Adjusted 30-day IP mortality was lower in the ‘bundle’ group. This size of effect seems unlikely to be due solely to the improvements made in the time to first antibiotic treatment. Care bundle implementation may have been associated with other quality-of-care processes, such as delivery of prophylaxis for venous thromboembolism or earlier involvement of respiratory medicine specialists that were not directly measured. Alternatively, a biased cohort of patients may have been unintentionally selected for CAP care bundle delivery; for instance, selection based on place of residence, functional status or time and day of presentation to hospital. However, the involvement of 16 separate trusts in this project makes selection bias less likely, and adds confidence to the robustness of observed improvements. In addition, our results are consistent with data from other CAP care bundle programmes that have also demonstrated reductions in mortality of similar magnitude.5
Overall, the results from this project are encouraging; they suggest that implementation of the BTS CAP bundle is practically feasible, and has the potential to impact on processes of care and possibly on measurable clinical outcomes such as mortality. The recently published National Institute for Health and Care Excellence (NICE) Pneumonia Guideline reinforces the BTS CAP Guideline recommendations in relation to the elements included in the BTS CAP bundle. Further evaluation of the cost-effectiveness of the BTS CAP bundle in the light of the NICE Guideline is warranted.
We thank all participating clinicians and their local teams for engaging in this Pilot Project with infectious drive and enthusiasm. Their efforts at multiple levels are the primary reason for the success of this Project. We thank the Department of Health South-West Strategic Health Authority Respiratory Programme for providing some funding towards this project. We also thank the South-West SHA Respiratory Leads and the team from NHS Improvement for their help and support.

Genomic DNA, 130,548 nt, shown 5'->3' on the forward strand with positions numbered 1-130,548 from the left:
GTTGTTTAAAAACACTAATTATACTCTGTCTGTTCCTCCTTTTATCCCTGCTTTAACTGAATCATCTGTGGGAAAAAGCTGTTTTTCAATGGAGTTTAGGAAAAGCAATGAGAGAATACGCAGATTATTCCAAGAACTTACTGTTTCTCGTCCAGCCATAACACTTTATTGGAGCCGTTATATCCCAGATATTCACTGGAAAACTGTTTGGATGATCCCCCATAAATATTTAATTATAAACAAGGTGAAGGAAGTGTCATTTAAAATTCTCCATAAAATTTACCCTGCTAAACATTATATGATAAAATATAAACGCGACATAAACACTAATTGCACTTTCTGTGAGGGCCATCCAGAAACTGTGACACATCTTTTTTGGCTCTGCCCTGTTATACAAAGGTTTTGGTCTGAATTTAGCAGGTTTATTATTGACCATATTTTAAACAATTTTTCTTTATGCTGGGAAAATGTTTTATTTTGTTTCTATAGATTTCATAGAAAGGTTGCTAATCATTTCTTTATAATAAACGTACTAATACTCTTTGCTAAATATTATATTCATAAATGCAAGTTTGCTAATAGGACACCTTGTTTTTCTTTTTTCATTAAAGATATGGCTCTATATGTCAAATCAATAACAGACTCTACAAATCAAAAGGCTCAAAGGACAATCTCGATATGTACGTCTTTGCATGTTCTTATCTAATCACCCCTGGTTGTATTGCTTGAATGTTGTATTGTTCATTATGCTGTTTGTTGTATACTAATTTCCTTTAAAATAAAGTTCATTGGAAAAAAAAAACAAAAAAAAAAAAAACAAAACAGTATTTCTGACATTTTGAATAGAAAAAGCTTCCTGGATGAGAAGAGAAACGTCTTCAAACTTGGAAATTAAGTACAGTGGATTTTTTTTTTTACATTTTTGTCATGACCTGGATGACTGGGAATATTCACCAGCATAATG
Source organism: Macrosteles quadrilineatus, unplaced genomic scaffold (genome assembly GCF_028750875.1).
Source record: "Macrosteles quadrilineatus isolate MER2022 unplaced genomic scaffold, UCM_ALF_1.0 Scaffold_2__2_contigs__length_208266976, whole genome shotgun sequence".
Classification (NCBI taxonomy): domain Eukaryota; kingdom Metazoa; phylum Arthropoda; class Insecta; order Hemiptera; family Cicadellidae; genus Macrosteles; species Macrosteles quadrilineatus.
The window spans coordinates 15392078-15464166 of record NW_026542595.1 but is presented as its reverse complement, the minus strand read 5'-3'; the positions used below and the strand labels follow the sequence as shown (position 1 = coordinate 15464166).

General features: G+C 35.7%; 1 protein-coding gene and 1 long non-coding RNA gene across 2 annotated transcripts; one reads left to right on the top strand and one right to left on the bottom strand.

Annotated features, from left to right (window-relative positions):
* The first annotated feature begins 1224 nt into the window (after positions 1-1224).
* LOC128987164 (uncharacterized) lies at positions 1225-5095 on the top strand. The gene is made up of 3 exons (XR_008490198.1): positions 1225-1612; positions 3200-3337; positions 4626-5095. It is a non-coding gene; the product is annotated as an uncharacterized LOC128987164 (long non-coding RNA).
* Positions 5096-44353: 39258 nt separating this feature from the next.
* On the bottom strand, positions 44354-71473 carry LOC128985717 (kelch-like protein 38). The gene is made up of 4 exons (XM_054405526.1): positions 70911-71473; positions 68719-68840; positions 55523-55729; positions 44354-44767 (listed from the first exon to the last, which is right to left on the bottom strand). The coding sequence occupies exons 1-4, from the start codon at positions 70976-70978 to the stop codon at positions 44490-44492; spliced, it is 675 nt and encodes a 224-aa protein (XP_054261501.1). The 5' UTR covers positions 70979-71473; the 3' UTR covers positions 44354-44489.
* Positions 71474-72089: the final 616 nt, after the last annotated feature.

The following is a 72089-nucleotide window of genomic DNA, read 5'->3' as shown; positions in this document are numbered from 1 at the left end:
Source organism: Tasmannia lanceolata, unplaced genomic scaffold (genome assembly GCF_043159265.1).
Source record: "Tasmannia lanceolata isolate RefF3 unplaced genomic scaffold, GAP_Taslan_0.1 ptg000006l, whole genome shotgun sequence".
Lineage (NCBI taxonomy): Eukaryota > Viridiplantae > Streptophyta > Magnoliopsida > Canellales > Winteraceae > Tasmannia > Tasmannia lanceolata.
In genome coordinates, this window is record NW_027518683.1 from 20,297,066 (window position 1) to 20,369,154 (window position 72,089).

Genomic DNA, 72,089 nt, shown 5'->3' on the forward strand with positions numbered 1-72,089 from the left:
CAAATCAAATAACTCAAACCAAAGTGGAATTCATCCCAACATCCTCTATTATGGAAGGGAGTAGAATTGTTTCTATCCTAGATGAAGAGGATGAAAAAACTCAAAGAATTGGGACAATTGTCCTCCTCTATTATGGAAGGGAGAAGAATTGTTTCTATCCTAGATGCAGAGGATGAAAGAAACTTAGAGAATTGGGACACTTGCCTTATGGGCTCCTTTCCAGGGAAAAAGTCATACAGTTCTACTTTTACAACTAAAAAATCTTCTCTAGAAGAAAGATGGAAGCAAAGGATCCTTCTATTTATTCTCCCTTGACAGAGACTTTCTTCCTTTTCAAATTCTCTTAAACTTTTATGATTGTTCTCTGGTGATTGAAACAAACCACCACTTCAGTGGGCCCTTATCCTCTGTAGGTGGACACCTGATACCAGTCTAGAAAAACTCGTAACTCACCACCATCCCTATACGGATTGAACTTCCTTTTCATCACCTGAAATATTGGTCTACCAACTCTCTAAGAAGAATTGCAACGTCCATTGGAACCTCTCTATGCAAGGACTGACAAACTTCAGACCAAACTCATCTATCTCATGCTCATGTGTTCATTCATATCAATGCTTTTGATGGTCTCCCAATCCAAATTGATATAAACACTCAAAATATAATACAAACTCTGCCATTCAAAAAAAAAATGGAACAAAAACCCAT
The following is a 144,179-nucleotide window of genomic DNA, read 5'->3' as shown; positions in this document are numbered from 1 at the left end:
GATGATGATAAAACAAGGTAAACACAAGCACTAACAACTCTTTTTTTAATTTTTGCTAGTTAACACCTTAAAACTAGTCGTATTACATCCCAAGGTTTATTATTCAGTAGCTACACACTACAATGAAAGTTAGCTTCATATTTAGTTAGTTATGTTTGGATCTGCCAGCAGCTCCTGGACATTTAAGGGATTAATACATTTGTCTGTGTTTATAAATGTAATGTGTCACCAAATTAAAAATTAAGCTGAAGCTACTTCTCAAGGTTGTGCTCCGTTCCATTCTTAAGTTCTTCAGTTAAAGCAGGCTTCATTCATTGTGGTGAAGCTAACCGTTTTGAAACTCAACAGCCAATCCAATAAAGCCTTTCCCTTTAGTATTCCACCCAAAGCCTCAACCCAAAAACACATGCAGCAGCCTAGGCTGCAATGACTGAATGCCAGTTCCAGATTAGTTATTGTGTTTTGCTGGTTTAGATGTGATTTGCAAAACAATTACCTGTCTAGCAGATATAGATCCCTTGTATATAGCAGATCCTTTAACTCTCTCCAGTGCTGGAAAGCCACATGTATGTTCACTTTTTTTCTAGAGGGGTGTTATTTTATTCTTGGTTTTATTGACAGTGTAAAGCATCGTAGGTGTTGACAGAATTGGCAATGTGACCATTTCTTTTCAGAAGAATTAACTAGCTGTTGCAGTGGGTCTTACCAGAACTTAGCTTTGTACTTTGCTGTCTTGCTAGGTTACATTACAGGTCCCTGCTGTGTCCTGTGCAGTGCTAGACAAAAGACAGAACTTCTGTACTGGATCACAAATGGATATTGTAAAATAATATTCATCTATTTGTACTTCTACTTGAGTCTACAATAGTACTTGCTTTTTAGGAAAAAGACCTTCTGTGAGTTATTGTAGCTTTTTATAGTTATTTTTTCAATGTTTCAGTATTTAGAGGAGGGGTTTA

This web only file has been produced by the BMJ Publishing Group from an electronic file supplied by the author(s) and has not been edited for content.
- Data supplement 1 - Online supplement
Contributors WSL drafted the manuscript, conceived and managed the project together with JMC and SW. AMT collected data, and CR analysed data. All authors reviewed the manuscript prior to submission.
Funding The Department of Health South-West Strategic Health Authority Respiratory Programme provided some funding towards this project.
Competing interests WSL has received research funding from NIHR, and his department has received unrestricted investigator-initiated research funding from Pfizer.
Provenance and peer review Not commissioned; externally peer reviewed.
Data sharing statement The full report is accessible via the BTS: JMC, WSL, CR, AMT, SW. British Thoracic Society Pilot Care Bundle Project: a care bundles-based approach to improving standards of care in chronic obstructive pulmonary disease and community-acquired pneumonia, 2014. BTS Reports Vol 6, No 4. https://www.brit-thoracic.org.uk/audit-and-quality-improvement/bts-care-bundles-for-cap-and-copd/